Monday, April 11, 2011

Samuel Fuller: White Dog, House of Bamboo, China Gate

This week I plan to use the Quick Picks entries to highlight films that I have put on my "In My Queue" list, and give brief reasons why I plan to watch them later in the day.  First up this week is Samuel Fuller's White Dog.

Fuller is well known for his tough war dramas (Steel Helmet, Fixed Bayonets!), bold noirs (Pickup on South Street, House of Bamboo) and sensationalist melodramas (Shock Corridor, The Naked Kiss).  His unique voice in American cinema endeared him to filmmakers in the French New Wave, and Godard featured Fuller in a cameo in Pierrot le Fou (1965).  Godard's film features Fuller stating his philosophy about filmmaking: “The film is like a battleground; love, hate, action, violence, death. In one word EMOTION.”  Fuller had few directing opportunities in the 1970s, but he triumphantly returned with the  semi-autobiographical war film, The Big Red One (1980) which was a critical success but a commercial disappointment.  Still, Fuller was back on the radar, which led screenwriter Curtis Hanson and producer Jon Davidson to approach Fuller to direct an adaptation of Romain Gary's racial allegory, White Dog.

In his Criterion Collection essay on the film, J. Hoberman describes the sensibility that Fuller brings to the film: "filmed in headlines, framed as allegory, a movie of constant hyperbole and borderline absurdity, White Dog combines hard-boiled sentimentality and hysterical violence, sometimes in the same take."  Hoberman goes on to explain how objections from the NAACP and lukewarm test audiences led Paramount to shelve the film. The film was barely seen in America outside of occasional cable television airings until a Film Forum screening in 1991.  Fuller was devastated, and after moving to France (where White Dog had a limited release) he never completed another feature film in Hollywood (his last two, Thieves after Dark and Street of No Return were French productions).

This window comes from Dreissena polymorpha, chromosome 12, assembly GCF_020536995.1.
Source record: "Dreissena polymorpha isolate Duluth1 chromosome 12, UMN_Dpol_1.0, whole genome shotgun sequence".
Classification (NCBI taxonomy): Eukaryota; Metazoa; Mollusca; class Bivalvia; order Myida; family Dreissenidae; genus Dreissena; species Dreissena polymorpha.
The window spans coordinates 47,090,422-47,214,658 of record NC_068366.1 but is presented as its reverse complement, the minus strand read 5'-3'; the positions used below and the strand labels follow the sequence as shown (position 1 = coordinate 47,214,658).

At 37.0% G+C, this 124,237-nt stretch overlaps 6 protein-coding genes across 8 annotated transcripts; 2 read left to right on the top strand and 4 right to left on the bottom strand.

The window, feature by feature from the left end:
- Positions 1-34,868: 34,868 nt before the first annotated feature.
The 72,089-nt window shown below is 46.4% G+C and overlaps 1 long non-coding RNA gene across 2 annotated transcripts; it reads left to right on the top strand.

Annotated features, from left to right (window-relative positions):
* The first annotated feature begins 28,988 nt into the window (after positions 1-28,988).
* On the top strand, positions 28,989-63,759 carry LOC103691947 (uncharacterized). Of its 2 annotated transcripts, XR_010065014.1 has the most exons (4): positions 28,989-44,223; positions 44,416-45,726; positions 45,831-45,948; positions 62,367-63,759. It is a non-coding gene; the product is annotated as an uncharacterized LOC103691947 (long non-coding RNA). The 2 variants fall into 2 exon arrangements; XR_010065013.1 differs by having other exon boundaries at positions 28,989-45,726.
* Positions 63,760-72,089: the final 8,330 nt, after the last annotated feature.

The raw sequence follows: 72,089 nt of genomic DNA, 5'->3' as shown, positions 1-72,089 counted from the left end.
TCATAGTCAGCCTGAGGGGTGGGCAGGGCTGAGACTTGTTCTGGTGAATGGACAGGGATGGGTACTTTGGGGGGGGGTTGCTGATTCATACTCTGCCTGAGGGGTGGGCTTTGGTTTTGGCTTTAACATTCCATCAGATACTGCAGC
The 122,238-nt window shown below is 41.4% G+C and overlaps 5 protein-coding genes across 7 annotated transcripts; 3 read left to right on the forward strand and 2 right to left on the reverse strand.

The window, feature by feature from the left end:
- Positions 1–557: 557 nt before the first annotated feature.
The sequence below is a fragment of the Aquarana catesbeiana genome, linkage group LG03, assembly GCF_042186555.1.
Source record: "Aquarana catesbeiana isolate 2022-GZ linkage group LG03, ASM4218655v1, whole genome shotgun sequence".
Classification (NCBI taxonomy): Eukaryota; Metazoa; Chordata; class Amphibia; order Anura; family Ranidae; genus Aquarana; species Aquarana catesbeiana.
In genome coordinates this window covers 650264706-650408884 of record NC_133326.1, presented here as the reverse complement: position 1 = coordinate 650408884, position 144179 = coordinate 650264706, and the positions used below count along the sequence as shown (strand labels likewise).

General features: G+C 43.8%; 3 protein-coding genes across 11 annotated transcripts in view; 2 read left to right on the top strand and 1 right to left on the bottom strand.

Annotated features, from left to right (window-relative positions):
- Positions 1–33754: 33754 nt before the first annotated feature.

Despite their reliance on conventions of popular genre filmmaking, Fuller's films are always just a bit off-center in terms of narrative and style, and Fuller was never reluctant to utilize any tool available to him to heighten emotional affect. But even when he rubs you the wrong way, Fuller is always admirable for his untethered fearlessness. I'm not anticipating anything subtle when I finally catch up with White Dog this afternoon, but I will see a treatment of sensitive issue by someone whose primary interest was always, in one word, "EMOTION," not sensitivity.  If you decide to join me, either today or in the near future, I look forward to your comments in the discussion section below.


White Dog (Samuel Fuller, USA, 1982, 89 minutes)
After hitting a German shepherd with her car, young actress Julie (Kristy McNichol) adopts it and nurses it back to health. When she discovers that her pet has been trained to viciously attack black people, she convinces dog trainer Keys (Paul Winfield) to try to cure the animal. Samuel Fuller directs this controversial, chilling drama based on Romain Gary's 1970 memoir, Chien Blanc. Burl Ives co-stars. Netflix link.

Netflix Watch Instantly also currently has two other Samuel Fuller films.  Of the two, I've seen House of Bamboo, which is fantastic in its use of vibrant widescreen cinematography and location shooting.  Again, despite being a relatively straight forward genre film, at times the compositions seem almost flat and abstract, inspiring later filmmakers like Godard.

House of Bamboo (Samuel Fuller, USA, 1955, 102 minutes)
Netflix: Filmed in Japan and featuring stunning photography, Sam Fuller's 1955 crime noir tells the story of Eddie Kenner (Robert Stack), a U.S. army operative sent to Tokyo to investigate ex-soldier Sandy Dawson (Robert Ryan). Working undercover, Kenner must gain the trust of Dawson, who now heads a gang that's robbed several ammunition trains. Mariko (Shirley Yamaguchi), the secret wife of a dead American soldier, comes forward to help Kenner. Netflix link.

China Gate (Samuel Fuller, USA, 1957, 95 minutes)
Netflix: Mercenaries infiltrate the Chinese border to blow up an arms depot during the French phase of the Vietnam War. A Eurasian smuggler, Lucky Legs (Angie Dickinson), cuts a deal with the mercenaries, agreeing to help them in exchange for her son's safe passage to America. Spaghetti Western legend Lee Van Cleef and crooner Nat King Cole also star in this action thriller by celebrated director Samuel Fuller. Netflix link.

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